Dark Caracal Spyware Installed Via Fake WhatsApp and Signal Apps

An advanced persistent threat (APT) group called Dark Caracal is using fake WhatsApp and Signal apps to install spyware. The APT group has already gained access to many thousands of devices and has stolen hundreds of gigabytes of data. Individuals in at least 21 countries have had their mobile devices infected.

The APT group is highly advanced, and is believed to operate at the nation-state level, with strong evidence suggesting the group is based in Beirut, Lebanon. The group has been linked to the Lebanese General Security Directorate (GDGS), as it is believed to be operating out of a GDGS-owned building. GDGS has denied any involvement and said it does not have the capabilities of Dark Caracal, although it wished it did.

The APT group has previously been linked to attacks on governments, activists, journalists, educational institutions, and other high-profile targets.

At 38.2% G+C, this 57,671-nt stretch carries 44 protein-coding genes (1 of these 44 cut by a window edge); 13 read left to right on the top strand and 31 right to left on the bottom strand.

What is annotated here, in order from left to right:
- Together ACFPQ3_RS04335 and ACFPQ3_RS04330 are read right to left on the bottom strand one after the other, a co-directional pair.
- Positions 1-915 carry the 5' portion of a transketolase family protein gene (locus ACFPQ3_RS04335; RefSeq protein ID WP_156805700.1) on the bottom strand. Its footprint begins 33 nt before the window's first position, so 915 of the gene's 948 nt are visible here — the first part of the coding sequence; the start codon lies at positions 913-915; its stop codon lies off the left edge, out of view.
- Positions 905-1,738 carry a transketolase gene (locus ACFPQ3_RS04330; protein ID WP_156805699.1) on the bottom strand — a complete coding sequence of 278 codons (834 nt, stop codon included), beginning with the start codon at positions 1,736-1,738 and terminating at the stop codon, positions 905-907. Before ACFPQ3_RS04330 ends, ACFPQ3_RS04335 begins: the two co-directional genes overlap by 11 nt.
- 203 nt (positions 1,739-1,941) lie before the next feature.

The latest Dark Caracal spyware campaign was uncovered by the Electronic Frontier Foundation (EFF) and mobile security company Lookout. EFF/Lookout say this is a campaign designed to attack mobile devices rather than computers. Mobile devices contain large quantities of personal data about individuals and are extremely valuable spying tools. The attackers have been able to read text messages, obtain audio recordings by switching on the microphone, and take photos and video, as well as gain access to stored data and online accounts.

The spyware – called Pallas – is downloaded via fake Whatsapp and Signal apps, that function exactly like the legitimate applications. Users will be unaware that their device has been compromised.

EFF/Lookout contacted Google, which confirmed that the fake apps had not been downloaded from the Google Play store, which means they are being downloaded from third-party stores.

“All Dark Caracal needed was application permissions that users themselves granted when they downloaded the apps, not realizing that they contained malware,” said EFF Staff Technologist Cooper Quintin.“

Author: Richard Anderson

Richard Anderson is the Editor-in-Chief of NetSec.news